Paul McGinley believes commissioner Jay Monahan faces a “real problem” to persuade PGA Tour loyalists they are not the losers in golf’s peace deal.
Players reacted with shock and a sense of betrayal at the proposed merger of the PGA Tour and DP World Tour’s commercial operations with those of Saudi Arabia’s Public Investment Fund (PIF), which bankrolls LIV Golf.
Rory McIlroy, whose previously close friendship with Sergio Garcia broke down after the Spaniard joined LIV, admitted he felt like “a sacrificial lamb” after being the most prominent supporter of the PGA Tour, only to see it join forces with an entity he “still hates”.
Monahan faced calls to resign at a heated players’ meeting on Tuesday and McGinley believes he faces a huge task to win over the players who, in some cases, turned down massive payouts to remain loyal to the PGA Tour.
“He’s obviously in a very tricky position,” former Ryder Cup captain McGinley told Sky Sports News.
“He’s got his players to back him, he’s been very, very strong anti-LIV, he’s been very, very strong trying to build up the PGA Tour. A lot of players have not gone over to LIV because of his persuasion and now all of a sudden there’s a deal done and these guys look like they’re isolated.
“And that’s the issue I have with the statement that came out a couple of days ago.
“When a deal is done in the City they make sure that both sides are the winners. And when this was announced this doesn’t look like there were two sides that were winners here.
“It may look like the LIV guys that went over there and took the money are now coming back in and they’re the winners.
“They’ve been very giddy on social media and they look like they’re the smartest guys in the room now because they went over there and that really isolates the PGA Tour players who remained loyal.
“I think that’s where there’s a disconnect for Jay and that’s where he’s got a real problem.
“The release sounded, and the optics of it were, there were winners and losers and the PGA Tour players looked like they came out on the wrong end of that. That’s why there’s so much angst among them at the moment.”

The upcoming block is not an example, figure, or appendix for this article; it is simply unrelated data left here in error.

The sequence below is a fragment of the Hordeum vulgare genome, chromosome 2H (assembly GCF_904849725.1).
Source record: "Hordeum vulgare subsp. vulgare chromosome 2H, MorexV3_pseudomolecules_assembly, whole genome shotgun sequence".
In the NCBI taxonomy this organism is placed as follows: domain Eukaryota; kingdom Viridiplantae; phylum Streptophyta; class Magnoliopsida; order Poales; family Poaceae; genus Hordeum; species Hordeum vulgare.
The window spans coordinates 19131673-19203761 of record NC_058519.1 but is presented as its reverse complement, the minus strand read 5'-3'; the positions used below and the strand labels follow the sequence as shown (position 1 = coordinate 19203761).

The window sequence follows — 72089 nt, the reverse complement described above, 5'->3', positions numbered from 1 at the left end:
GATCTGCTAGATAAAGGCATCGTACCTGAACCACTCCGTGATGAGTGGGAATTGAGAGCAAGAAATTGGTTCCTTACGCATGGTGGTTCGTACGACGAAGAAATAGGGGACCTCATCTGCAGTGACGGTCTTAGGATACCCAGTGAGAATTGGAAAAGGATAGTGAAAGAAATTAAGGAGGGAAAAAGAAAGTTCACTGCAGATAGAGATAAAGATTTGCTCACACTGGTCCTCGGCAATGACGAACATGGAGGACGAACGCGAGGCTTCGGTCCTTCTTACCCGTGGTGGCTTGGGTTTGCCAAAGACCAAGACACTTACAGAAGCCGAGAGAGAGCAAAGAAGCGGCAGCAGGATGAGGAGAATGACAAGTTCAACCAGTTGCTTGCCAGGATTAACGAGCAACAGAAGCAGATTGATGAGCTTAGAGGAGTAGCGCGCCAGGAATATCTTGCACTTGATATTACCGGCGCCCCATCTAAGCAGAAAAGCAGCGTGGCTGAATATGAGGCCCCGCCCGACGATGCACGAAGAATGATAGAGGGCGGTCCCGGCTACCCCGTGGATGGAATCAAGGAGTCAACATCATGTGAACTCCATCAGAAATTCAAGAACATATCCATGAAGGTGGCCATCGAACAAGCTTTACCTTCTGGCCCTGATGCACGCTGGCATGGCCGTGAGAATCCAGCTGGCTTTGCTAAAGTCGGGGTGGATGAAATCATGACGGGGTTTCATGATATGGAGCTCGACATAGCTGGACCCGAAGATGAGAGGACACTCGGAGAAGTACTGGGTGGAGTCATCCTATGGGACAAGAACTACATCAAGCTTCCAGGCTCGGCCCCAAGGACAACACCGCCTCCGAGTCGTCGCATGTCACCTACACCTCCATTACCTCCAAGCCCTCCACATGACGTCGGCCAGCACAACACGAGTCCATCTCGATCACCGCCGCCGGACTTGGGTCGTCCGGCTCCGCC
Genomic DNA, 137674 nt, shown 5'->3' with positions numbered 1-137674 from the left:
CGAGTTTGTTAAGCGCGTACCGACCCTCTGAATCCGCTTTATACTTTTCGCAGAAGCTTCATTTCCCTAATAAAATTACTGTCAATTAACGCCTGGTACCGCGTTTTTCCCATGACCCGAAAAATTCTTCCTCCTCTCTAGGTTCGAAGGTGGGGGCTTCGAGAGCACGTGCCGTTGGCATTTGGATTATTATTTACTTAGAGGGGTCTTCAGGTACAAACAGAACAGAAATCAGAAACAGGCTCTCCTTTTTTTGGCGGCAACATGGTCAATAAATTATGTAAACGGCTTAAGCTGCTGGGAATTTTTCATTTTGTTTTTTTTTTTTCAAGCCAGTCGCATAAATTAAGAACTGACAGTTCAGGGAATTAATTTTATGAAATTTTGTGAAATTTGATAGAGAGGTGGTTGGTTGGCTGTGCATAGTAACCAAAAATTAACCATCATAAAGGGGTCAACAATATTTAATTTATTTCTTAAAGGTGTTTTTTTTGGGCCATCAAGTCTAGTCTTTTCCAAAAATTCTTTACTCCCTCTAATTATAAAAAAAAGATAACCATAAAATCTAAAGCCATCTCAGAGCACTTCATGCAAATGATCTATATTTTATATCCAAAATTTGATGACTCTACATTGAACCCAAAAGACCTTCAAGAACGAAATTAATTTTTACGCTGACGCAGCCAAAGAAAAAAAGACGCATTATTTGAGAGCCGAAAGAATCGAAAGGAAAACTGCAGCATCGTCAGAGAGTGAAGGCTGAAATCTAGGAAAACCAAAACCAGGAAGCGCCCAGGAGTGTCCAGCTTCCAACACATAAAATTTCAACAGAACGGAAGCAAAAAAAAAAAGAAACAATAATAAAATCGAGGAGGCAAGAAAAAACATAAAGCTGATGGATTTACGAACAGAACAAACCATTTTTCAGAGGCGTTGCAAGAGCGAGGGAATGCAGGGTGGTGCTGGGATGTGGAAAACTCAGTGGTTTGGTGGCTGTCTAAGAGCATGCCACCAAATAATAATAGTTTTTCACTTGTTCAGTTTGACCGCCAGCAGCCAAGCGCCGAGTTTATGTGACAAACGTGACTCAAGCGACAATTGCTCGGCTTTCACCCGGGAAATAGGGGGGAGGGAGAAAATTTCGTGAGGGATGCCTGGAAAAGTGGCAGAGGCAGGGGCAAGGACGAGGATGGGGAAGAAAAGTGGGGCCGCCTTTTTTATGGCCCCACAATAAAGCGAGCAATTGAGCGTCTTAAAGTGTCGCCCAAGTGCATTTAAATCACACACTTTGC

It has been reported the merger will face scrutiny from anti-trust regulators in both the United States and Europe, with Monahan openly admitting that a competitor had been “taken off the board”.
And McGinley believes there is no guarantee the deal will go ahead as planned.
“The work only starts now, there’s so many complexities here if there is going to be this merger,” he added.
“There’s so much to entangle here. How are you going to bring the guys from LIV back in, how are you going to make it equitable for the guys who remained loyal to the tours? What’s the schedule going to look like?
“It looks like a huge amount of complexity. This is far from over or a fait accompli. I think there’s so much that has to happen before we get to even a stage where there’s a kind of equilibrium, never mind anything put in place.
“The players will be looking at what’s in it for me, how much prize money am I going to get, what’s my job security?
“The players in Europe are going to think that I’m glad we have this strategic alliance (with the PGA Tour) in place, that puts us at the top table and gives us access to these incredible amounts of funds.
“Everything is open and on the table. I think the LIV events are very, very complex to integrate back in again because the players own equity in these teams.
“So if you’re going to have the likes of Rory McIlroy playing in these team events, where the other players are benefiting because they have equity and he doesn’t, how do you make that right?”